Foodservice Equipment & Supplies

AUG 2019

Foodservice Equipment & Supplies magazines is an industry resource connecting foodservice operators, equipment and supplies manufacturers and dealers, and facility design consultants.

Issue link: https://fesmag.epubxp.com/i/1146733

Contents of this Issue

Navigation

Page 82 of 92

80 FOODSERVICE EQUIPMENT & SUPPLIES AUGUST 2019 FUNCTIONAL BY DESIGN Customers' experience at service lines contributes greatly to their overall dining satisfaction. For staff members, efciency takes priority in a service line. Their experience in how well the line runs affects their morale and, in turn, how well they interact with customers. Layout and equipment selection contribute to all of the above. Making decisions about a ser- vice line's length, layout and •ow must include the menu mix, says Beth Kuczera, president, Equipment Dynamics Inc., Chicago. Of course, menu changes may happen along the way and the design must include •ex- ibility to accommodate changes, but she feels starting with a solid menu heads off many future complications. Common decisions after menu include determining the time required for customers to enter the line and receive their food, how staff will transport food from the points of preparation to the service line and how much cold, hot and ambient stor- age will be necessary near the service line. Add to the list guring out how much of the menu preparation will be visible to customers, which service styles — self-serve, display cooking or a combination of the two — the line will feature, how much interaction staff will have with customers and how many staff members the facility will require to ll the anticipated volume. Design decisions become part art, part science when balancing operational efciencies and customer experience. For example, an extensive menu that requires display of many ingredients may appear visually con- gested and require so much customer and staff decision-making time that speed of service slows. In that case, cutting back on ingredients would allow customers to move continuously through the line. These kinds of decisions in•uence the number of service lines required. "If you have one long counter without breaks, customers may become con- fused and won't know where to start and stop on the line," says Christine Guyott, FCSI, RD, principal, Rippe Associates in Minneapolis. Service Line Structure The placement of the ingredients that cooks use to prepare menu items remains crucial to a service line's ef- ciency. The fewer steps employees take as they work the back of the service line, the more efcient the operation. At Coppell High's Freshman Campus in Coppell, Texas, staff work- ing in the back-of-the-house kitchen that sits adjacent to the service line area place prepared menu items into Operational Eciency, Customer Experience Drive Service Line Design | By Donna Boss | The service line at Coppell High's Freshman Campus uses pans slightly smaller than standard size to hold food, which means food rotates into the line more frequently, keeping everything fresh. Photo by Lloyd Hartsfield, CounterCraft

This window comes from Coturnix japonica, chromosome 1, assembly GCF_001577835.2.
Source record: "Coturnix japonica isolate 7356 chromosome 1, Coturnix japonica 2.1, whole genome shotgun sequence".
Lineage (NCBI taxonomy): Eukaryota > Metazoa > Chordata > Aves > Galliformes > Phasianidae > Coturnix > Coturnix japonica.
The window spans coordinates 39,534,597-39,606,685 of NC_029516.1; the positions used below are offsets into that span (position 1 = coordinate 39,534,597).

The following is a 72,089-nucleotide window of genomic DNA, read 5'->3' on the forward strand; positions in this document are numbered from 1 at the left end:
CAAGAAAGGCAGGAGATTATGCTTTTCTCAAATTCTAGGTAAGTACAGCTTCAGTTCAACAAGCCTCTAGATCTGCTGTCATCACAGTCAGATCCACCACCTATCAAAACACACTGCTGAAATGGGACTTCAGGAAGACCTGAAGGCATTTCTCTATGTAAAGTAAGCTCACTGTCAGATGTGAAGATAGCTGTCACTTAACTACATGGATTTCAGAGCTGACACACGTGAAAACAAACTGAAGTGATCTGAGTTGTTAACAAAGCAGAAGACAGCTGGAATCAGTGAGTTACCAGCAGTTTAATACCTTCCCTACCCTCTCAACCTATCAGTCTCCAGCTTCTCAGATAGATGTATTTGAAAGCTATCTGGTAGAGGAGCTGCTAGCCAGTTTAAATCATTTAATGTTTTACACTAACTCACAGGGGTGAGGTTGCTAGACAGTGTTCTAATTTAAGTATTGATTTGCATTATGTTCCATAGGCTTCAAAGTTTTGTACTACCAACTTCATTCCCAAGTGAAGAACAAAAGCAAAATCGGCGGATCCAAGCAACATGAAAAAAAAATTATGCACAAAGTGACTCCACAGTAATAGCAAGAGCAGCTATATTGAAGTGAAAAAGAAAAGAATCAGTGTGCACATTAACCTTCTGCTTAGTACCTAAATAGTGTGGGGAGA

Articles in this issue

Archives of this issue

view archives of Foodservice Equipment & Supplies - AUG 2019